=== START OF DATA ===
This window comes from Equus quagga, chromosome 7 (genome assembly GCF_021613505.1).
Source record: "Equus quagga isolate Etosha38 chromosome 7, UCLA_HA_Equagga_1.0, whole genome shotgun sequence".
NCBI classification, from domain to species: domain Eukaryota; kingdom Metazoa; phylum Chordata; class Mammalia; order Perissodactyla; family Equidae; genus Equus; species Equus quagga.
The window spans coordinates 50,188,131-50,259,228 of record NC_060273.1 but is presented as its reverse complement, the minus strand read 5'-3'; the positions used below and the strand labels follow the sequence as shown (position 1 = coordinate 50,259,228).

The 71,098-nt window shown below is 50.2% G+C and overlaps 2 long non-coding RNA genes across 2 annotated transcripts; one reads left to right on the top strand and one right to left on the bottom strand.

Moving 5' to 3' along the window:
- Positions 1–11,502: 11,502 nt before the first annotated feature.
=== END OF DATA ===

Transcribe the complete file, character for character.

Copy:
This window comes from Equus quagga, chromosome 7 (genome assembly GCF_021613505.1).
Source record: "Equus quagga isolate Etosha38 chromosome 7, UCLA_HA_Equagga_1.0, whole genome shotgun sequence".
NCBI classification, from domain to species: domain Eukaryota; kingdom Metazoa; phylum Chordata; class Mammalia; order Perissodactyla; family Equidae; genus Equus; species Equus quagga.
The window spans coordinates 50,188,131-50,259,228 of record NC_060273.1 but is presented as its reverse complement, the minus strand read 5'-3'; the positions used below and the strand labels follow the sequence as shown (position 1 = coordinate 50,259,228).

The 71,098-nt window shown below is 50.2% G+C and overlaps 2 long non-coding RNA genes across 2 annotated transcripts; one reads left to right on the top strand and one right to left on the bottom strand.

Moving 5' to 3' along the window:
- Positions 1–11,502: 11,502 nt before the first annotated feature.